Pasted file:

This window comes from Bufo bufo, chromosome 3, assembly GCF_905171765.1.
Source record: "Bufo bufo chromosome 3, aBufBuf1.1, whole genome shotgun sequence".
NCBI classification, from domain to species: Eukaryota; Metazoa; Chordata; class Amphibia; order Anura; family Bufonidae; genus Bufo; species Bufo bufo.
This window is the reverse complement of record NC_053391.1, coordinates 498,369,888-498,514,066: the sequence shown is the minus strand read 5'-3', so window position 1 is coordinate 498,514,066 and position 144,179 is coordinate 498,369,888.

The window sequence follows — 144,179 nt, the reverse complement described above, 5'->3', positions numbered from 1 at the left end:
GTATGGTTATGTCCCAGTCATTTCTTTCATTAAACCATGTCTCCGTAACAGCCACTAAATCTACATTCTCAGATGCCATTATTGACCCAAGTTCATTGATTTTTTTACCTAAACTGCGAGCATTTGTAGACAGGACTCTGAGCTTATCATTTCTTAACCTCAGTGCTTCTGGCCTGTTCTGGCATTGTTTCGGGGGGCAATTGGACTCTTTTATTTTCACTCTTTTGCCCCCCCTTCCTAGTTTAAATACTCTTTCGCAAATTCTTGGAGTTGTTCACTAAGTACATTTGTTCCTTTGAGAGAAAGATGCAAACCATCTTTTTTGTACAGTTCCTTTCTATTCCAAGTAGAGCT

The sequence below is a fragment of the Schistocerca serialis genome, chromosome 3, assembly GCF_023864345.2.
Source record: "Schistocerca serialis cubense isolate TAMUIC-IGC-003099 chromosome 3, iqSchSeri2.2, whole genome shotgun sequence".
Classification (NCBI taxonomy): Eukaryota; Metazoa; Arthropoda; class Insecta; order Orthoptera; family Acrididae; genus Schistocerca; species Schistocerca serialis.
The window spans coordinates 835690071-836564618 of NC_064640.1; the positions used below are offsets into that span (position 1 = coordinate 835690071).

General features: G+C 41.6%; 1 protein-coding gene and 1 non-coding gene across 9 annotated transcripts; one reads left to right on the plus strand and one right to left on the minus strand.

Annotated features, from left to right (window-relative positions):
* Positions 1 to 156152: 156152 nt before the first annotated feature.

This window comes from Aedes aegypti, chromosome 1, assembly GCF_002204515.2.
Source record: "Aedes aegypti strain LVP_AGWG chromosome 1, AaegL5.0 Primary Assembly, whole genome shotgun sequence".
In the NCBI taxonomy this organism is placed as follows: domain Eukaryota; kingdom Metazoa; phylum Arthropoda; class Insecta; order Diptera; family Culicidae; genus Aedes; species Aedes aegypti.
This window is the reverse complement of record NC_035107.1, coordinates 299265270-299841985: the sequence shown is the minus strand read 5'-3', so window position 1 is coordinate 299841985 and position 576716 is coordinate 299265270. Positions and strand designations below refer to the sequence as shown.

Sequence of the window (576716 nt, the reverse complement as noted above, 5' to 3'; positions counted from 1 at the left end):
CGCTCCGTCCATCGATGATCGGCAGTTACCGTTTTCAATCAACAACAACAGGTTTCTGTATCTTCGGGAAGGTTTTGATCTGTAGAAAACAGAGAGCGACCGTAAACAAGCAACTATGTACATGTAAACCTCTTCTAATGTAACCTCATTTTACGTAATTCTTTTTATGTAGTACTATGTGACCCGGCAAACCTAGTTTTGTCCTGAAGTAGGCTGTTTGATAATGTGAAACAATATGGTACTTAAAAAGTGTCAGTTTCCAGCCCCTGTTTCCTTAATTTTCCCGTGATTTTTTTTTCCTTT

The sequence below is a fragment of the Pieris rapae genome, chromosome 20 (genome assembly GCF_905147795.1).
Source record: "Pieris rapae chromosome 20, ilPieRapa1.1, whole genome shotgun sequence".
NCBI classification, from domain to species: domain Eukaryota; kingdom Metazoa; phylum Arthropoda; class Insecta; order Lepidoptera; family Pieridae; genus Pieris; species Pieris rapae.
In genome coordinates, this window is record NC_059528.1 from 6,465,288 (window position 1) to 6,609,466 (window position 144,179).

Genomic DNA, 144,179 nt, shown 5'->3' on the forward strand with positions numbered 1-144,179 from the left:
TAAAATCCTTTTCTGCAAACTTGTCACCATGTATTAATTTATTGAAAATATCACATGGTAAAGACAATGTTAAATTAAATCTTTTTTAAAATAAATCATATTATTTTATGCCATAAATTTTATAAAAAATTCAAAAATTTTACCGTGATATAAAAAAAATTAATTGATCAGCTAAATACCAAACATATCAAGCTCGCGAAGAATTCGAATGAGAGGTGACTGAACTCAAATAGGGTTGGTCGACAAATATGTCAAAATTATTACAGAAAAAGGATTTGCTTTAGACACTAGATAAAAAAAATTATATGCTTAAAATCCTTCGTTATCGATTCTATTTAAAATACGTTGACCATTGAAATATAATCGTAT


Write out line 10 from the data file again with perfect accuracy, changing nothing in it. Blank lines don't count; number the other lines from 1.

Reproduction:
The window spans coordinates 835690071-836564618 of NC_064640.1; the positions used below are offsets into that span (position 1 = coordinate 835690071).